The fact of the matter is that the UK, by way of its own lack of direction, its issue illiteracy and lack of leadership, has been completely outgunned and outplayed by the EU and though the withdrawal agreement is a bit of a stinker, it's the only way we get to leave with our hide intact. Some call it a capitulation and a humiliation but it's a greater gamble to leave without a deal only to go grovelling to Brussels some months later to sign whatever is put in front of us as the wheels fall off the ERG's "fwee twade" dogma.

Meanwhile, there are some who suspect that we may yet enter a further extension of Article 50 come October. Your guess is as good as mine. Were that to happen there would need to be a reset and this perpetual limbo is unsustainable for both sides, but if that is how it plays out then we are still looking at a number of complex questions requiring comprehensive answers and any deal will ultimately attract the ire of Brexiters who simply refuse to engage in reality. It could drift on to the point where there is really then no choice but to put it back to the people and at that point, I would not be at all surprised if it returned a decisive win for remain.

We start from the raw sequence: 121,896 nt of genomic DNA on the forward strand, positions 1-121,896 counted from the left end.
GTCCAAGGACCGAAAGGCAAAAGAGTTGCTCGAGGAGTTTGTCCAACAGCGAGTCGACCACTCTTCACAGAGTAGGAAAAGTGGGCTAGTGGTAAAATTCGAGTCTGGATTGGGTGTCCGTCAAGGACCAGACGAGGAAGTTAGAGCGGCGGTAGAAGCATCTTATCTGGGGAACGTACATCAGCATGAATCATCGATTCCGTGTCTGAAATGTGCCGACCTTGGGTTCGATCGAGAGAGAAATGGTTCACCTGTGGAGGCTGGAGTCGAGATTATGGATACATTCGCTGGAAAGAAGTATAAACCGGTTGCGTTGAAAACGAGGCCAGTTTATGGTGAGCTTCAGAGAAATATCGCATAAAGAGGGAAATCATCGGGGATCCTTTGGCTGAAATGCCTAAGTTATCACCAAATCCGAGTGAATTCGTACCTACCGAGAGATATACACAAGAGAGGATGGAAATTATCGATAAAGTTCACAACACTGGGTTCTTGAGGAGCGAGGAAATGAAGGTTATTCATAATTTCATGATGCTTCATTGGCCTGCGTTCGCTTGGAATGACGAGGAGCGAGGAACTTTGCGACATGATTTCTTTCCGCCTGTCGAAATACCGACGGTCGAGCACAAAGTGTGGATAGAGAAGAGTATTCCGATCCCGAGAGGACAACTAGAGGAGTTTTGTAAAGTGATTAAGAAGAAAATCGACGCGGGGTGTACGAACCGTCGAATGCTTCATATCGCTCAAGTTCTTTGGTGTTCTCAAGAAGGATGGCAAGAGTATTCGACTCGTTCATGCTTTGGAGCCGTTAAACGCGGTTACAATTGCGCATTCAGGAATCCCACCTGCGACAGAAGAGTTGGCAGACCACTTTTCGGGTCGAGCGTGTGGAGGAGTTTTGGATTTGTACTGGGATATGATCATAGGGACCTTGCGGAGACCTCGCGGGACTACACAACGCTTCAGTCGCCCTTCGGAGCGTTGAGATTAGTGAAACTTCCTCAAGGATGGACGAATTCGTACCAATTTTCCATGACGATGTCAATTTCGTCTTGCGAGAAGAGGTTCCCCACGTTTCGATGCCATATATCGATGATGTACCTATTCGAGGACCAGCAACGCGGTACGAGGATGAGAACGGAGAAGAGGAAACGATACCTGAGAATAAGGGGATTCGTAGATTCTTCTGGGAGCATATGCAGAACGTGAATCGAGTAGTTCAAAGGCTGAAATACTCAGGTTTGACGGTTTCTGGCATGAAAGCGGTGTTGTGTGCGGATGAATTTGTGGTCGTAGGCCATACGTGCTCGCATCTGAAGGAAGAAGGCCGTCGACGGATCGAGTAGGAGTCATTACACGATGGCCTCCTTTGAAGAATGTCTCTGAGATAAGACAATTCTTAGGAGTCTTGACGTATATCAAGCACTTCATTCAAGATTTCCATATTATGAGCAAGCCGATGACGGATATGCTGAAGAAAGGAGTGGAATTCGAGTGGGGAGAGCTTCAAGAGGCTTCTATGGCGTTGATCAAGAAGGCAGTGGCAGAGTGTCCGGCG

It seems to me that if we are serious about leaving then we have to hold our nose and sign May's deal, taking into account the political declaration and the joint ambitions for phasing out the backstop. Brexiters, though, have convinced themselves that the deal is a trap designed to ensnare the UK permanently with no way out with a view to the UK rejoining. That may certainly be a risk but one that is overstated. The likelihood of rejoining is greater from a botched no deal Brexit than an orderly departure.